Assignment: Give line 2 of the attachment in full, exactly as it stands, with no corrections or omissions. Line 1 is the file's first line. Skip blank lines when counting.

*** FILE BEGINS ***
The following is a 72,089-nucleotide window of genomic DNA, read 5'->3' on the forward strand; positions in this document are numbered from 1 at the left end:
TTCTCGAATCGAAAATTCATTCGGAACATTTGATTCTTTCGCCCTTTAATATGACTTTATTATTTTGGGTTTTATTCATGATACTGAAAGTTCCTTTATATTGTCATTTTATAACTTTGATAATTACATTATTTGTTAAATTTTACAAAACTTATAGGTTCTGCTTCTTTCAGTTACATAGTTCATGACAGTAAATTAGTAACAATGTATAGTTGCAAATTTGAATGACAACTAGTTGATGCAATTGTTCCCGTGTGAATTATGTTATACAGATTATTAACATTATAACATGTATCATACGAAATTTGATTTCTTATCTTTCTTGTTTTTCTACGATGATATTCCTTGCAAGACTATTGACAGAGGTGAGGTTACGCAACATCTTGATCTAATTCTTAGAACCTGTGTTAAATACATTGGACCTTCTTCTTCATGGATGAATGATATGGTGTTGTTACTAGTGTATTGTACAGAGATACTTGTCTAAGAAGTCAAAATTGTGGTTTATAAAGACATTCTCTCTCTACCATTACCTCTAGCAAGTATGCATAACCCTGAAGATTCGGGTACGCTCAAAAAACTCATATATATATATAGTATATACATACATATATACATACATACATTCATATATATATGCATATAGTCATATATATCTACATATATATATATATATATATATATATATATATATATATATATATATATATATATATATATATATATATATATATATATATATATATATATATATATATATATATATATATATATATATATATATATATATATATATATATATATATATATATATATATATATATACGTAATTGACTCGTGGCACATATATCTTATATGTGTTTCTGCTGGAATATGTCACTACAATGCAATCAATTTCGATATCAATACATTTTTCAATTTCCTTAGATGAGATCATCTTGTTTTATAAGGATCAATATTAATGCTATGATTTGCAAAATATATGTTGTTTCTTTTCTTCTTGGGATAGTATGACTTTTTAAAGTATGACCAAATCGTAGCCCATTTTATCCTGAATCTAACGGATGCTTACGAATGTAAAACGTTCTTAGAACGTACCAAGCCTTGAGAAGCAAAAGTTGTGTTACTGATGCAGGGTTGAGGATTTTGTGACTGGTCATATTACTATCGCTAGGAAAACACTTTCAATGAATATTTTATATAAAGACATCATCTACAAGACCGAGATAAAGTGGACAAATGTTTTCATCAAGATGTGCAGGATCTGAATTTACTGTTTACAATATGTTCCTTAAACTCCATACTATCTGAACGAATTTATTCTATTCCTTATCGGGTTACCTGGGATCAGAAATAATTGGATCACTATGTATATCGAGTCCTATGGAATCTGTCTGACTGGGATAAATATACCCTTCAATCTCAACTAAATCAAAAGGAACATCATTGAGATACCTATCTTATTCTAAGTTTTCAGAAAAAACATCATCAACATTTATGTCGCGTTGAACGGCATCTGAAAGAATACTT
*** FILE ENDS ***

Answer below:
TTCTCGAATCGAAAATTCATTCGGAACATTTGATTCTTTCGCCCTTTAATATGACTTTATTATTTTGGGTTTTATTCATGATACTGAAAGTTCCTTTATATTGTCATTTTATAACTTTGATAATTACATTATTTGTTAAATTTTACAAAACTTATAGGTTCTGCTTCTTTCAGTTACATAGTTCATGACAGTAAATTAGTAACAATGTATAGTTGCAAATTTGAATGACAACTAGTTGATGCAATTGTTCCCGTGTGAATTATGTTATACAGATTATTAACATTATAACATGTATCATACGAAATTTGATTTCTTATCTTTCTTGTTTTTCTACGATGATATTCCTTGCAAGACTATTGACAGAGGTGAGGTTACGCAACATCTTGATCTAATTCTTAGAACCTGTGTTAAATACATTGGACCTTCTTCTTCATGGATGAATGATATGGTGTTGTTACTAGTGTATTGTACAGAGATACTTGTCTAAGAAGTCAAAATTGTGGTTTATAAAGACATTCTCTCTCTACCATTACCTCTAGCAAGTATGCATAACCCTGAAGATTCGGGTACGCTCAAAAAACTCATATATATATATAGTATATACATACATATATACATACATACATTCATATATATATGCATATAGTCATATATATCTACATATATATATATATATATATATATATATATATATATATATATATATATATATATATATATATATATATATATATATATATATATATATATATATATATATATATATATATATATATATATATATATATATATATATATATATATATATATATATATATATATATACGTAATTGACTCGTGGCACATATATCTTATATGTGTTTCTGCTGGAATATGTCACTACAATGCAATCAATTTCGATATCAATACATTTTTCAATTTCCTTAGATGAGATCATCTTGTTTTATAAGGATCAATATTAATGCTATGATTTGCAAAATATATGTTGTTTCTTTTCTTCTTGGGATAGTATGACTTTTTAAAGTATGACCAAATCGTAGCCCATTTTATCCTGAATCTAACGGATGCTTACGAATGTAAAACGTTCTTAGAACGTACCAAGCCTTGAGAAGCAAAAGTTGTGTTACTGATGCAGGGTTGAGGATTTTGTGACTGGTCATATTACTATCGCTAGGAAAACACTTTCAATGAATATTTTATATAAAGACATCATCTACAAGACCGAGATAAAGTGGACAAATGTTTTCATCAAGATGTGCAGGATCTGAATTTACTGTTTACAATATGTTCCTTAAACTCCATACTATCTGAACGAATTTATTCTATTCCTTATCGGGTTACCTGGGATCAGAAATAATTGGATCACTATGTATATCGAGTCCTATGGAATCTGTCTGACTGGGATAAATATACCCTTCAATCTCAACTAAATCAAAAGGAACATCATTGAGATACCTATCTTATTCTAAGTTTTCAGAAAAAACATCATCAACATTTATGTCGCGTTGAACGGCATCTGAAAGAATACTT